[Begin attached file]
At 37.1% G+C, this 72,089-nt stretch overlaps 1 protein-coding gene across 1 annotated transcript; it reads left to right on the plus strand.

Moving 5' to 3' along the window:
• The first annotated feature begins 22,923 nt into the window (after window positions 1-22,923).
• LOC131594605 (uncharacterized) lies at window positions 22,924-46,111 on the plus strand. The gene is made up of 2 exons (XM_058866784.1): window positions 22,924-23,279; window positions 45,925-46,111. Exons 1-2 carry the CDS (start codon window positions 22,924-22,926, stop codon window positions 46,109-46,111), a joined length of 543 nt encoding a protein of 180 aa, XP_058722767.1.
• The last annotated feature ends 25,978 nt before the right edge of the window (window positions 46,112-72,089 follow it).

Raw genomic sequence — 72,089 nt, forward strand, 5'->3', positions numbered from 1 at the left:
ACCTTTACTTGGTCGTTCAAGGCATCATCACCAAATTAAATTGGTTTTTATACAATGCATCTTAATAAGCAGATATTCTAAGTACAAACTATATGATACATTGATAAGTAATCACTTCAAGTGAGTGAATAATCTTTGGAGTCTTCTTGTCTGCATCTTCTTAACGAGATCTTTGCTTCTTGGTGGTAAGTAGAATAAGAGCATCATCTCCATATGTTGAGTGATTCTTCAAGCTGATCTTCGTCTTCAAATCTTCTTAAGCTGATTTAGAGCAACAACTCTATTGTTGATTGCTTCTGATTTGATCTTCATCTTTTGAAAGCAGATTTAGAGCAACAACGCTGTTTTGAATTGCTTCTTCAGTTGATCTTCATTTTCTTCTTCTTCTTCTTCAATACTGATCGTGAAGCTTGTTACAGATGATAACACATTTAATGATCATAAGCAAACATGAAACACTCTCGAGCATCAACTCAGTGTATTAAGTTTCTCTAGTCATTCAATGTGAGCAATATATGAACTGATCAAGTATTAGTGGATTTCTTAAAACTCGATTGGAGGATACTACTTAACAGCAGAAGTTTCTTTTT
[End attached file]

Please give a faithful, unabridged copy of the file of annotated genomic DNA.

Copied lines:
At 37.1% G+C, this 72,089-nt stretch overlaps 1 protein-coding gene across 1 annotated transcript; it reads left to right on the plus strand.

Moving 5' to 3' along the window:
• The first annotated feature begins 22,923 nt into the window (after window positions 1-22,923).
• LOC131594605 (uncharacterized) lies at window positions 22,924-46,111 on the plus strand. The gene is made up of 2 exons (XM_058866784.1): window positions 22,924-23,279; window positions 45,925-46,111. Exons 1-2 carry the CDS (start codon window positions 22,924-22,926, stop codon window positions 46,109-46,111), a joined length of 543 nt encoding a protein of 180 aa, XP_058722767.1.
• The last annotated feature ends 25,978 nt before the right edge of the window (window positions 46,112-72,089 follow it).

Raw genomic sequence — 72,089 nt, forward strand, 5'->3', positions numbered from 1 at the left:
ACCTTTACTTGGTCGTTCAAGGCATCATCACCAAATTAAATTGGTTTTTATACAATGCATCTTAATAAGCAGATATTCTAAGTACAAACTATATGATACATTGATAAGTAATCACTTCAAGTGAGTGAATAATCTTTGGAGTCTTCTTGTCTGCATCTTCTTAACGAGATCTTTGCTTCTTGGTGGTAAGTAGAATAAGAGCATCATCTCCATATGTTGAGTGATTCTTCAAGCTGATCTTCGTCTTCAAATCTTCTTAAGCTGATTTAGAGCAACAACTCTATTGTTGATTGCTTCTGATTTGATCTTCATCTTTTGAAAGCAGATTTAGAGCAACAACGCTGTTTTGAATTGCTTCTTCAGTTGATCTTCATTTTCTTCTTCTTCTTCTTCAATACTGATCGTGAAGCTTGTTACAGATGATAACACATTTAATGATCATAAGCAAACATGAAACACTCTCGAGCATCAACTCAGTGTATTAAGTTTCTCTAGTCATTCAATGTGAGCAATATATGAACTGATCAAGTATTAGTGGATTTCTTAAAACTCGATTGGAGGATACTACTTAACAGCAGAAGTTTCTTTTT